We hold that there is no condition precedent to an owner of a vessel filing a petition for limitation of his liability. The petitioner must offer to surrender title of the vessel to a trustee to be appointed by the court or alternatively offer to pay into court a sum equal to the value of the vessel. If a trustee is appointed the vessel must be sold and the proceeds paid into the registry of the court. The court then determines the priority of the liens against the fund. If the entire fund is not available to voyage claimants, distribution should be made to the proper lienors and the owner denied exoneration.
We believe this holding comports with the reasoning of the First Circuit in the only decision we have found which discusses this subject, The Zebroid :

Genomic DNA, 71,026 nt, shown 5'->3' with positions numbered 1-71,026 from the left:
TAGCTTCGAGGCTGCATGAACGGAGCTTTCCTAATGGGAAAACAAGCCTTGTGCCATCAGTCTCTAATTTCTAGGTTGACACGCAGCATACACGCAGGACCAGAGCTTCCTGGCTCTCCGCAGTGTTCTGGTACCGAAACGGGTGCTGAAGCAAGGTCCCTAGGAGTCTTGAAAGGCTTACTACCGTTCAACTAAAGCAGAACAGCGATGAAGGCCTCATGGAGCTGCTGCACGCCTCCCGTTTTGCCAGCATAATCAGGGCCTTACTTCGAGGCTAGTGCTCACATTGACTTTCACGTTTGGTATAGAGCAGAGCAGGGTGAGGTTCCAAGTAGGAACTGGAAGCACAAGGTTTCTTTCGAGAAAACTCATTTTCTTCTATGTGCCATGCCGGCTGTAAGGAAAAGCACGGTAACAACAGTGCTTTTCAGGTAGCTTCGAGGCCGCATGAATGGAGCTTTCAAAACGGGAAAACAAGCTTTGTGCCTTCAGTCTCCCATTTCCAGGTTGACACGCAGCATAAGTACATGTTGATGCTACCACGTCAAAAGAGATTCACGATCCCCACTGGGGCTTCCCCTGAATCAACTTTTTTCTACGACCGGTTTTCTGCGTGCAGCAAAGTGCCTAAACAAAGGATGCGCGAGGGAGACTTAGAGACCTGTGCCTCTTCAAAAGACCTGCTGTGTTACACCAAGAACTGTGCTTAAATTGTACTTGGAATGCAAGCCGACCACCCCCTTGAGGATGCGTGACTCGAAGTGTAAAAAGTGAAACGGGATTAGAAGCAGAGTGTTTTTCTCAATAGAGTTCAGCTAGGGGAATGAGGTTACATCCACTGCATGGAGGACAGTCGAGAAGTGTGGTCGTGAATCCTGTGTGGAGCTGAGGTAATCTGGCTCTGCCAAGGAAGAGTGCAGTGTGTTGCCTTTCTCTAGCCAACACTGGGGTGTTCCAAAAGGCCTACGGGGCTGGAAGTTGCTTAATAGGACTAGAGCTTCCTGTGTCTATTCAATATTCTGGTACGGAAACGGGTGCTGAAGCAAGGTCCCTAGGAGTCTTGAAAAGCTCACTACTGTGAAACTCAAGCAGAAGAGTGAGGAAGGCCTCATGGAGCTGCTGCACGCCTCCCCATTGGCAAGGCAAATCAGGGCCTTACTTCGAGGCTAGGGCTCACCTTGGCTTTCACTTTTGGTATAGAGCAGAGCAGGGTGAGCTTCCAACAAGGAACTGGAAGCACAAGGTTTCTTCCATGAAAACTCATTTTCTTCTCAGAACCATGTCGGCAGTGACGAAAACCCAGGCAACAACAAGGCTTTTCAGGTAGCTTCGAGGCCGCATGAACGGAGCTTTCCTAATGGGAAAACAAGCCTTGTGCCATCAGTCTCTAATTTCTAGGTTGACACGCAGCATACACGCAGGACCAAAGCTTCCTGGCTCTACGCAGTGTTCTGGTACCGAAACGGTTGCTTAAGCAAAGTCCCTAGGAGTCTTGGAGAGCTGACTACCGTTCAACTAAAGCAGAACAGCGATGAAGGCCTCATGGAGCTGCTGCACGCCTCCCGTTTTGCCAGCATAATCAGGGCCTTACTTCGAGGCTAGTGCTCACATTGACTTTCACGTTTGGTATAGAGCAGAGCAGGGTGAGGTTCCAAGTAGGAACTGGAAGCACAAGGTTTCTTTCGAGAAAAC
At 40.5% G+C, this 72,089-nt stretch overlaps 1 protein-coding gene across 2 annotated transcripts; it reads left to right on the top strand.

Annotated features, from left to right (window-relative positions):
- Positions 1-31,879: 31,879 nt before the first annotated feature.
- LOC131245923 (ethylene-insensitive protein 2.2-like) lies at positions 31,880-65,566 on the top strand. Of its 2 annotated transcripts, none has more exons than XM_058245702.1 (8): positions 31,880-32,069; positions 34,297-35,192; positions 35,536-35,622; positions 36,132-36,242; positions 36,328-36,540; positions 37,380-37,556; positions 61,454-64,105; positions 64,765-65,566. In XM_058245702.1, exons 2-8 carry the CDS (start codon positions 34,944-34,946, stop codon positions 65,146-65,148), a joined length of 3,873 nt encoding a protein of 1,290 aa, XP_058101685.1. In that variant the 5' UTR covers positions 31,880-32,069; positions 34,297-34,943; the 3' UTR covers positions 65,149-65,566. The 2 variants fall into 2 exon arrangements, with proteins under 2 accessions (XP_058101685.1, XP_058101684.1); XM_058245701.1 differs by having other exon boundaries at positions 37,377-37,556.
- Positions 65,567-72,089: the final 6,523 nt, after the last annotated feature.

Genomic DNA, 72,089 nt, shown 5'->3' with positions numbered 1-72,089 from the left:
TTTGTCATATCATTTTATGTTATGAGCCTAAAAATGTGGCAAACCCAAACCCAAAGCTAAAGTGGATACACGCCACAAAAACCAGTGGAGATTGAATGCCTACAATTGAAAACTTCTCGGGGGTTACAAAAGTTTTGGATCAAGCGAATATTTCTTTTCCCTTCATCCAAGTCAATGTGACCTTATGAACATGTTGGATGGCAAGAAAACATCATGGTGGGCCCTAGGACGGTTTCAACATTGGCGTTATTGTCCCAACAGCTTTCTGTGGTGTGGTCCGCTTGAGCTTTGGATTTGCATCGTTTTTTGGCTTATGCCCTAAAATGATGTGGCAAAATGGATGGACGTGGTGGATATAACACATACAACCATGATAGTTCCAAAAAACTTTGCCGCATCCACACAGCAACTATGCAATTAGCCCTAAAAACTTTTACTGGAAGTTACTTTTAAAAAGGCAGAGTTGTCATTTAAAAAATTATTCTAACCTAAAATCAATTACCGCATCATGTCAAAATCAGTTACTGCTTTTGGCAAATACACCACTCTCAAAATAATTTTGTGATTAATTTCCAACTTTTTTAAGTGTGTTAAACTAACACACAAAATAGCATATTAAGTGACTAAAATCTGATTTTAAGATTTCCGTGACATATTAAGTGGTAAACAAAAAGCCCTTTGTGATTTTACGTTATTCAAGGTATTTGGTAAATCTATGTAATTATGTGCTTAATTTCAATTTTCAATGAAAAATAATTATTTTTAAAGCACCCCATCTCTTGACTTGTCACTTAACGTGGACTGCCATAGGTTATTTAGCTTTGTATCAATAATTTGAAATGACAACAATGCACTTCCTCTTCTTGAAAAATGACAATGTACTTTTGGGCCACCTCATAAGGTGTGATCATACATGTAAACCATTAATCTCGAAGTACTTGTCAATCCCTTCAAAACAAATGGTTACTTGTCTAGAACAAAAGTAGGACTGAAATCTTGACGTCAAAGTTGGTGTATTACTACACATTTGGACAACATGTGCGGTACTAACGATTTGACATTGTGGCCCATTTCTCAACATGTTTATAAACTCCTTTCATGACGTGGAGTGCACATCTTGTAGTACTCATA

The right to limit claims to the value of the vessel applies only to the claims arising during the one voyage. The City of Norwich, (118 U.S. 468, 6 S. Ct. 1150, 30 L. Ed. 134,) ante; The Alpena, N.D. Ill., 1881, 8 F. 280. This includes all liens attaching during the voyage, whether prior in time, In re Moore, E.D. Mich., 1968, 278 F. Supp. 260, 265, or in substance, The H. F. Dimock, S.D.N.Y., 1910, 186 F. 662. Hence, the "well settled rule that liens on the vessel must be independently paid or secured," which the court took from the hornbooks, 3 Benedict, Admiralty, 457-58 (6th ed. 1940); Robinson, Admiralty, 928 (1939); Hughes, Admiralty, § 168 (2d ed. 1920), is over-general. Liens attaching during the voyage will be subject to limitation, but this is to be effected in the court proceedings. Such liens are not to be "independently paid," but rather, the full value of the vessel must be tendered into court. The H. F. Dimock, ante; The Giles Loring, 482 F. (463) at 473. However, obligations which accrued prior to the voyage, not being subject to limitation, remain unaffected by the proceeding. Since vis-a-vis the owner they do not stand to be reduced, it must follow that he cannot throw the security interests of those lienors into the pot.